Aside from that, there was no basis for a UN mandate for this war, either on some principle of humanitarian emergency or urgency of the sort that arguably existed in Kosovo (1999) or in some of the sub-Saharan African countries that were sites for controversial claims of humanitarian intervention during the 1990's. There was also no evidence of a defensive necessity in relation to Iraq that had provided some justification for the unilateral American recourse to war against Afghanistan in 2001. The intel that he recieves compared to the administration is to large to state the reasons he is wrong here.In the Afghanistan War there was at least a meaningful linkage to the September 11th attacks and the persistence of the al Qaeda threat. A defensive necessity existed, although recourse to war stretched the general understanding of the right of self-defense under the UN Charter and international law. In contrast, recourse to war against Iraq represents a flagrant departure from the fundamental norms of the UN Charter that require war to be waged in self-defense only in response to prior armed attack, or arguably in some exceptional circumstance of imminent necessity -- that is, where there is a clearly demonstrable threat of major war or major attack, making it unreasonable to expect a country to wait to be attacked.This is thinking for conventional war hich I would agree upon, but the fact is terrorism is much differant than conventional war and therefor the norms of pre-emption vs waiting for something to happen is not a very prudent thing to do. International law is not a prison. It allows a measure of discretion beyond the literal language of its rules and standards that permit adaptation to the changing circumstances of world politics. From such a standpoint, as many people have argued in recent years, it is reasonable to bend the Charter rules to the extent of allowing some limited exceptions to the strict prohibition of the use of force that is core undertaking of the UN and its Charter, and is enshrined in contemporary international law. Americas laws come before international law. We follow all war time laws set forth by the international community on the basis of moral issues during war. But by no means does America need international approval to enforce action when it is regarding our own fate.This analysis leads to the inevitable conclusion that in the context of Iraq recourse to force and war was impermissible: there was neither a justification under international law, nor was there a mandate from the United Nations Security Council (and if there had been such a mandate it would have provided dubious authority for war, being more accurately understood as an American appropriation of the Security Council for the pursuit of its geopolitical goals). Furthermore, there were no factual conditions pertaining to Iraq to support an argument for stretching the normal rules of international law because there were credible dangers of Iraqi aggression in the near future. Wrong htere was justification. Iraq had the onus to prove it was destroying the 7500(I could be off a bit here) tons of WMD that the UN weapons inspectors could not account for. Iraq choose not to prove they detroyed these weapons and under INTERNATIONAL law set forth by the UN and 1441 it gave us more than enough required by international law. What was the vote on whether we should go to war with Iraq anyway, sorry I forgot. Was it 11-4?? Not unanimous, but more than enough to go to war. If such reasoning is persuasive, then it seems to me inescapable that an objective observer would reach the conclusion that this Iraq War is a war of aggression, and as such, that is amounts to a Crime against Peace of the sort for which surviving German leaders were indicted, prosecuted, and punished at the Nuremberg trials conducted shortly after World War II.No they were indicted on charges of genocide. Comparing what we are doing to what Germany is doing is obviously ignorant. We are not going for global dominance or to remove a particular ethnicity from the planet. We are simply taking the offensive to a enemy that is near impossible to defend against.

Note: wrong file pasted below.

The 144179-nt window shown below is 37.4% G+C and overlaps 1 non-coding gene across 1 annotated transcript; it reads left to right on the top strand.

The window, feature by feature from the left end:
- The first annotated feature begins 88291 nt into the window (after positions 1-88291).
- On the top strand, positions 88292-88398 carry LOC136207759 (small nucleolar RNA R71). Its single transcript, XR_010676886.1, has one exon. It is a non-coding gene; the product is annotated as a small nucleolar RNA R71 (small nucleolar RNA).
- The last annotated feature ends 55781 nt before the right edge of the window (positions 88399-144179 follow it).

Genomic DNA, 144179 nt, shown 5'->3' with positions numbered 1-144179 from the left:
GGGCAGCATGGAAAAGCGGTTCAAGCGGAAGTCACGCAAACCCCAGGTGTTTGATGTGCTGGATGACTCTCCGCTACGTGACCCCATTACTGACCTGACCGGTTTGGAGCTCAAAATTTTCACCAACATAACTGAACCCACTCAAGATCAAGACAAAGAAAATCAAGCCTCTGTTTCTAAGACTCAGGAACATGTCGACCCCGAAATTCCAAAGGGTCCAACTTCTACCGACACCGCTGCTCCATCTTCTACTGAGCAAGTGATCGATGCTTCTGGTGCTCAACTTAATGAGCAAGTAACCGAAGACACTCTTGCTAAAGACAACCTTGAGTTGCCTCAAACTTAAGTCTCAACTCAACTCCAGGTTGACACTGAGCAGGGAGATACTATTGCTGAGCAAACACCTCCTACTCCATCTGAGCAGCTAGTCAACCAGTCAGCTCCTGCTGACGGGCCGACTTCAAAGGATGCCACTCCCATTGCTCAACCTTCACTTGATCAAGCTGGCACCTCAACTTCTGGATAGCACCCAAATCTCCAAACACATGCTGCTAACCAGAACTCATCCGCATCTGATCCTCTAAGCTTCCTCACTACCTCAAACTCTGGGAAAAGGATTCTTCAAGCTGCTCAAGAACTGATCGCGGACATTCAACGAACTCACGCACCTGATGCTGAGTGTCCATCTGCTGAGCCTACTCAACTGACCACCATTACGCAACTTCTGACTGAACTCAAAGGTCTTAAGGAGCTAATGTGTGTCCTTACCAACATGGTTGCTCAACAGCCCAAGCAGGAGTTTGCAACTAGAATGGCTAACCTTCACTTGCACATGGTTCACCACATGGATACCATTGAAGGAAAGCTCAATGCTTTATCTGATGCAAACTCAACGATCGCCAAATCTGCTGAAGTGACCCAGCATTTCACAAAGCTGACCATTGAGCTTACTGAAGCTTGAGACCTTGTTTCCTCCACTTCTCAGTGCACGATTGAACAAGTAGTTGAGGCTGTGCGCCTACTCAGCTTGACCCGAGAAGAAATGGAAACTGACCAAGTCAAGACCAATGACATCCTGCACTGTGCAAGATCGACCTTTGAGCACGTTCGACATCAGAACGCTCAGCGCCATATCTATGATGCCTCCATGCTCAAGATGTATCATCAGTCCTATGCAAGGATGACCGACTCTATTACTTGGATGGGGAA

The rest of the article: www.transnational.org...